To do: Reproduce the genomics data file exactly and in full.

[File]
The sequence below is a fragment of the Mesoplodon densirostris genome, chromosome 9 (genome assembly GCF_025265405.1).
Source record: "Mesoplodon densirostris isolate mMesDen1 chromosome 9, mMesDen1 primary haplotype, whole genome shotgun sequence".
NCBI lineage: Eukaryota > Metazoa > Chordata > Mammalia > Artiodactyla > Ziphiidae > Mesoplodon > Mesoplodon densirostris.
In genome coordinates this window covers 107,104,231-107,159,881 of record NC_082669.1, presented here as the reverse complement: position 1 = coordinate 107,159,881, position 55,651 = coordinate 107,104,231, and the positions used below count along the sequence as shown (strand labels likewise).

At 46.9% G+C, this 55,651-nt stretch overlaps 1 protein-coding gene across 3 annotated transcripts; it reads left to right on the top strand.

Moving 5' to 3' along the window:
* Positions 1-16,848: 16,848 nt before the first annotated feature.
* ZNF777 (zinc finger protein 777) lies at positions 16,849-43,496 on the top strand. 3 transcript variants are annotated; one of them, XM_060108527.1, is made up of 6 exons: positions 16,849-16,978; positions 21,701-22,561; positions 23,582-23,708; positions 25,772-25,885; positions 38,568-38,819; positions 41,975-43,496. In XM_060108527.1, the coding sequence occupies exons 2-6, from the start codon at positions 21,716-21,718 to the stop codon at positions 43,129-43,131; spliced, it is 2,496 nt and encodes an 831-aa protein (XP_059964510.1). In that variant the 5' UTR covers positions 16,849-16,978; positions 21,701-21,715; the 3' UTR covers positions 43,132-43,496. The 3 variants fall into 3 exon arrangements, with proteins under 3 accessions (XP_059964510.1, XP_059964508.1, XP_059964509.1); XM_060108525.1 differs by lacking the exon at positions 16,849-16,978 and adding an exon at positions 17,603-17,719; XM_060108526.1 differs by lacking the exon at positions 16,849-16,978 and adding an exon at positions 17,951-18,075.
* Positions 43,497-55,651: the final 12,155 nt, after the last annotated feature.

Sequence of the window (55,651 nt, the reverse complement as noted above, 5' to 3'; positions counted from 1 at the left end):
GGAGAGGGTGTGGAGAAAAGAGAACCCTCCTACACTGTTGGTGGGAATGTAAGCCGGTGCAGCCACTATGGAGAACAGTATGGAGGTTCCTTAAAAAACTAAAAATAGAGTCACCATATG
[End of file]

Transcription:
The sequence below is a fragment of the Mesoplodon densirostris genome, chromosome 9 (genome assembly GCF_025265405.1).
Source record: "Mesoplodon densirostris isolate mMesDen1 chromosome 9, mMesDen1 primary haplotype, whole genome shotgun sequence".
NCBI lineage: Eukaryota > Metazoa > Chordata > Mammalia > Artiodactyla > Ziphiidae > Mesoplodon > Mesoplodon densirostris.
In genome coordinates this window covers 107,104,231-107,159,881 of record NC_082669.1, presented here as the reverse complement: position 1 = coordinate 107,159,881, position 55,651 = coordinate 107,104,231, and the positions used below count along the sequence as shown (strand labels likewise).

At 46.9% G+C, this 55,651-nt stretch overlaps 1 protein-coding gene across 3 annotated transcripts; it reads left to right on the top strand.

Moving 5' to 3' along the window:
* Positions 1-16,848: 16,848 nt before the first annotated feature.
* ZNF777 (zinc finger protein 777) lies at positions 16,849-43,496 on the top strand. 3 transcript variants are annotated; one of them, XM_060108527.1, is made up of 6 exons: positions 16,849-16,978; positions 21,701-22,561; positions 23,582-23,708; positions 25,772-25,885; positions 38,568-38,819; positions 41,975-43,496. In XM_060108527.1, the coding sequence occupies exons 2-6, from the start codon at positions 21,716-21,718 to the stop codon at positions 43,129-43,131; spliced, it is 2,496 nt and encodes an 831-aa protein (XP_059964510.1). In that variant the 5' UTR covers positions 16,849-16,978; positions 21,701-21,715; the 3' UTR covers positions 43,132-43,496. The 3 variants fall into 3 exon arrangements, with proteins under 3 accessions (XP_059964510.1, XP_059964508.1, XP_059964509.1); XM_060108525.1 differs by lacking the exon at positions 16,849-16,978 and adding an exon at positions 17,603-17,719; XM_060108526.1 differs by lacking the exon at positions 16,849-16,978 and adding an exon at positions 17,951-18,075.
* Positions 43,497-55,651: the final 12,155 nt, after the last annotated feature.

Sequence of the window (55,651 nt, the reverse complement as noted above, 5' to 3'; positions counted from 1 at the left end):
GGAGAGGGTGTGGAGAAAAGAGAACCCTCCTACACTGTTGGTGGGAATGTAAGCCGGTGCAGCCACTATGGAGAACAGTATGGAGGTTCCTTAAAAAACTAAAAATAGAGTCACCATATG